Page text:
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Drums make perfect companions. They’re always there when you need them. They don’t judge you. They know how to make you happy. They come in all shapes and sizes and no matter your preference, there’s something for everyone.

We need to care for the ones we love, right? And how better to do that than with some light polishing, dusting, and other forms of maintenance (that you should reserve for drums, not people)?

Aside from gifting your drums with good cases to keep them safe and sound, here are some basic tips to show them how much you care.

Regular maintenance

Unless you have extra time in your schedule and are extremely committed to your drums, you can keep your babies looking and sounding great with regular light maintenance. Cleaning your drums removes dirt and particle buildup which, if left to accumulate over time, can affect performance and longevity.

While metal and acrylic drums might require slightly different cleaning techniques, we’re going to stick with classic wood construction for the purpose of this article.

At the bare minimum, here’s how you can keep your drums happy:

  • Remove the hoops and heads from each drum
  • Wipe down the bearing edge and the inside of the shell with a damp cloth (microfiber if possible, but a soft cotton t-shirt works as a last resort)
  • Give the outside a shine with the same cloth
  • Make sure everything is dry, and replace heads if needed before reassembling everything
  • Lubricate the moving parts on your pedal(s) to keep them working smoothly (you can use special bearing oil or even sewing machine oil)

Deep cleaning

Don’t forget to treat that special someone every once in a while. Think of it like taking your drums to the spa. It might take a bit more time and effort, but it’ll be an experience that’ll benefit every drum set.

Take your drums apart. Remove the hoops and heads. Repeat the steps in the ‘regular maintenance’ section, taking care to not use paper towel or a material that could scratch the finish, but consider cleaning with mild soap and water. You should also add the following steps every now and then:

Polish and condition shells

You can use polish to restore shine to lacquer finishes and glossy wraps. Try to choose one that’s formulated for drums, since you can’t always guarantee other products don’t contain chemicals that could damage the finish. Some people swear by furniture or car polish, but always test a small, less visible area first before applying it to the whole drum – just in case.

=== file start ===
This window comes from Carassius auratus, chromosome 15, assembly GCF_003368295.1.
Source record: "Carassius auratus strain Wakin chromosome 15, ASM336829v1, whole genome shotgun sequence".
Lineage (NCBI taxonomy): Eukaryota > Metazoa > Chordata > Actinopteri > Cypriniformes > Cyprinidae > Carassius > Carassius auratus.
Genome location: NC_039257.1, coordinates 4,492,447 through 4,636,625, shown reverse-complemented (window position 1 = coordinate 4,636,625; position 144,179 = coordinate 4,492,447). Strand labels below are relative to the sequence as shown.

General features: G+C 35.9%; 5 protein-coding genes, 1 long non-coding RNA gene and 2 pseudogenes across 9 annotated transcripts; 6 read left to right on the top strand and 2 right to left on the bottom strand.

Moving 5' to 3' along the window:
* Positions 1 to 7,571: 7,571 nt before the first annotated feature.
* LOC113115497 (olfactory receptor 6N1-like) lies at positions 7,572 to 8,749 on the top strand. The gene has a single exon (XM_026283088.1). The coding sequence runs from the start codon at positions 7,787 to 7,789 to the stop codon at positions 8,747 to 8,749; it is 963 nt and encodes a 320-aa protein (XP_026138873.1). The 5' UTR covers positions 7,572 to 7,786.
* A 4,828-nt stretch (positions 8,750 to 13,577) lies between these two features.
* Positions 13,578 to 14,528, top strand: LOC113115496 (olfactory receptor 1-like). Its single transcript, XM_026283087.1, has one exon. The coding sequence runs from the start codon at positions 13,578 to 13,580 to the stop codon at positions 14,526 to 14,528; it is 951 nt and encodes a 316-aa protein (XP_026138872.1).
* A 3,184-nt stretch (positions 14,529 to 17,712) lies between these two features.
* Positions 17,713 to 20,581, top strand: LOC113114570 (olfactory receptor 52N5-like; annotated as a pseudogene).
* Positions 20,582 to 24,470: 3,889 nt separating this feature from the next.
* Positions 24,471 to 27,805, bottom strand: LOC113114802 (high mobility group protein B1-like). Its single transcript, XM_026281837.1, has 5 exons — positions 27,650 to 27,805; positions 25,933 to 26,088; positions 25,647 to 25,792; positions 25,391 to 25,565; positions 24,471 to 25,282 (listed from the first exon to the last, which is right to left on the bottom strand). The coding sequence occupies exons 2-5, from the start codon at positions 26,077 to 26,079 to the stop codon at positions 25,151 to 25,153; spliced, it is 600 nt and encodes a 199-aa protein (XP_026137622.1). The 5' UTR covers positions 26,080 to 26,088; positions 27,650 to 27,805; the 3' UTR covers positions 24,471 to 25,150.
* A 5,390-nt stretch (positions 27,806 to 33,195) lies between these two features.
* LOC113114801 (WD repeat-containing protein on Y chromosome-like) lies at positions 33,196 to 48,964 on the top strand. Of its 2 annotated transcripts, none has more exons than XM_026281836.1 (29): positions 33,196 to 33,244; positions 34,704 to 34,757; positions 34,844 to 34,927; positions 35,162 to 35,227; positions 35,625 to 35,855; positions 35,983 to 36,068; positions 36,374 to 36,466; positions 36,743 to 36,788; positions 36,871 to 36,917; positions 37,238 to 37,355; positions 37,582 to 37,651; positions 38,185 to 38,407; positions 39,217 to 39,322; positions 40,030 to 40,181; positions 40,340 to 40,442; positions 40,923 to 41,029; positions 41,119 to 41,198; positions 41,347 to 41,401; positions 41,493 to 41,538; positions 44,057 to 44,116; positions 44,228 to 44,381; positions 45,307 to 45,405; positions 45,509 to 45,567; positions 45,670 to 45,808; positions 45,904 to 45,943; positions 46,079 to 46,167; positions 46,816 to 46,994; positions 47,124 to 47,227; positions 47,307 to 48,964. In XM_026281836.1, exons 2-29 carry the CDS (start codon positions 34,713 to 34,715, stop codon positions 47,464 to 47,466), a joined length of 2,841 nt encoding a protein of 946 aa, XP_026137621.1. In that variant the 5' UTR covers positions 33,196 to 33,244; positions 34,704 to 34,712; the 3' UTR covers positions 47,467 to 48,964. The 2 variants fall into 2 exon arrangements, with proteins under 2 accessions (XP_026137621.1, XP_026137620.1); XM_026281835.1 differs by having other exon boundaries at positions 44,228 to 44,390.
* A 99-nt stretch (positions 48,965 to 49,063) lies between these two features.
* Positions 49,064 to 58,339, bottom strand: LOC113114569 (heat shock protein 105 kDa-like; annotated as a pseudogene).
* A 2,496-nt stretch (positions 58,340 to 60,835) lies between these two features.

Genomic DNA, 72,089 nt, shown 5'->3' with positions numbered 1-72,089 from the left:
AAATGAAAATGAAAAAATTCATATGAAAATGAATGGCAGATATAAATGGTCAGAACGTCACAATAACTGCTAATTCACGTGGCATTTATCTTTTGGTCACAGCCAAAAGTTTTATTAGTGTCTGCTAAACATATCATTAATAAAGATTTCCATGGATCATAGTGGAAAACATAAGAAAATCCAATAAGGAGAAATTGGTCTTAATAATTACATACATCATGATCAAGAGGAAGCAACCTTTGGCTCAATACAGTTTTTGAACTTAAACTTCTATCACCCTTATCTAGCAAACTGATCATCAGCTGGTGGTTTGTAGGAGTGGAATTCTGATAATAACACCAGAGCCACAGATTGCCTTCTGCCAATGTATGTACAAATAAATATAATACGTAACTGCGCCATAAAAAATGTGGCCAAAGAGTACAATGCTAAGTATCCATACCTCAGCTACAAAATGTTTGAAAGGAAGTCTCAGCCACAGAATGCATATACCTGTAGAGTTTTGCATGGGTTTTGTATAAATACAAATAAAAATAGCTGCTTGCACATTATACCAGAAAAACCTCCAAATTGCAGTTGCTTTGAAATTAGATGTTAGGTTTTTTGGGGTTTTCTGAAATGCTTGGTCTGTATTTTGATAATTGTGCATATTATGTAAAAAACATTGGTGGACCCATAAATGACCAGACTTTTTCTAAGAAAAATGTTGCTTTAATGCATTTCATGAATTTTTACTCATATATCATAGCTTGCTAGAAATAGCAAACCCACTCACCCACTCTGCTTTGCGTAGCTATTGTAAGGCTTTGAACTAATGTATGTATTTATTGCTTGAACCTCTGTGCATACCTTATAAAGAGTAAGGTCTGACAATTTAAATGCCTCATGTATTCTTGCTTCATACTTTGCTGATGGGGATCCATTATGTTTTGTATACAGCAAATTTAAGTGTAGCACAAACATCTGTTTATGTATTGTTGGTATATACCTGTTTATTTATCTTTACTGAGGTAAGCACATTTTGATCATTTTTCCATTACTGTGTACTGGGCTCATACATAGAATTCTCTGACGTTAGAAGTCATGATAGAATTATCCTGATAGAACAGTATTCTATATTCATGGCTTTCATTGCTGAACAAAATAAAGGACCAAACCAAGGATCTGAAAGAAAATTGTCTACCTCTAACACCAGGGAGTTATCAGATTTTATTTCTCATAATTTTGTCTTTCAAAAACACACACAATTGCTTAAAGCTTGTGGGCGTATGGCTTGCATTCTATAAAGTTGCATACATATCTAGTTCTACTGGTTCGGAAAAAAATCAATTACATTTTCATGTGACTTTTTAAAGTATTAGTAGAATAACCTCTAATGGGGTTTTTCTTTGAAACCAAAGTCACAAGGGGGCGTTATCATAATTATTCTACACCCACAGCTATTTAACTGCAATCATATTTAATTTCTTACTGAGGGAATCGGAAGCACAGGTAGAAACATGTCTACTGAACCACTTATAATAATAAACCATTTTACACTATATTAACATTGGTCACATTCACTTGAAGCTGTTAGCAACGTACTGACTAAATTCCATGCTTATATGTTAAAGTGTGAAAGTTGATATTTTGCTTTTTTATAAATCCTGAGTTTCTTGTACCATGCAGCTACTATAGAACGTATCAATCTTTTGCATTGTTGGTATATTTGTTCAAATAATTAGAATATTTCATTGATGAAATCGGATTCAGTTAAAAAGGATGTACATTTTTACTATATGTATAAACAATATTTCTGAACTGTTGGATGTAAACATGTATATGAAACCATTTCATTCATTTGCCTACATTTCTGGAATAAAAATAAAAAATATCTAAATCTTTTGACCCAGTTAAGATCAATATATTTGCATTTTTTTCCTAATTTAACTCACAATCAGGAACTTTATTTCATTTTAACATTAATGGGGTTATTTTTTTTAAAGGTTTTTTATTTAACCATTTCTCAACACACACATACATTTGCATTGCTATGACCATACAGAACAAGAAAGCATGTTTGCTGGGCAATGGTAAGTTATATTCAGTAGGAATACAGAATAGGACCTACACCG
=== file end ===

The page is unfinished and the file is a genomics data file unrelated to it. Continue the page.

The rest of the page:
If your bearing edge is a bit rough or uneven, detail-oriented drummers might want to use a bearing edge conditioner. Some swear it helps seat the head better. This isn’t a necessary step, but it’s something to consider if you’re the type to leave no stone unturned.

Clean hardware

Once you remove the hoops and tension rods, consider removing the lugs as well. You can use an all-purpose metal/chrome cleaner or polish on most hardware, although you should be careful and go for something with mild ingredients if yours has a colored finish or plate. You can use an old toothbrush to clean the inside of the lugs and tension rods, but use a cloth on the bigger pieces to avoid scratches. The same goes for cymbal stands and other hardware.

When it comes to metal maintenance, make sure you don’t leave your drums or hardware exposed to excess moisture where they could rust or corrode. If it’s too late and some rust has made an appearance, use wire wool to gently remove it.

Lubricate hardware

One you’ve serviced your pedal, you should also add a tiny bit of lubricating oil to your tension rods and the wingnuts on your stands to encourage movement and prevent the threads from stripping over time. One drop can go a long way – don’t overdo it or you’ll end up with a mess on your hands.

If you include these points in your maintenance routine, you’ll extend the life of your drums while keeping them looking and sounding awesome. And while your drums will always love you unconditionally, you’ll be able to sleep better knowing extra care can make all the difference.

Treat your drums right.

Samantha Landa

Samantha Landa is a Canadian metal drummer and writer. She currently plays with Dead Asylum and has spent the last few years as a touring session drummer with Nervosa and Introtyl. Sam has been featured by outlets such as Sick Drummer Magazine and DRUM! Magazine, and proudly endorses Mapex Drums, Sabian Cymbals and Los Cabos Drumsticks.


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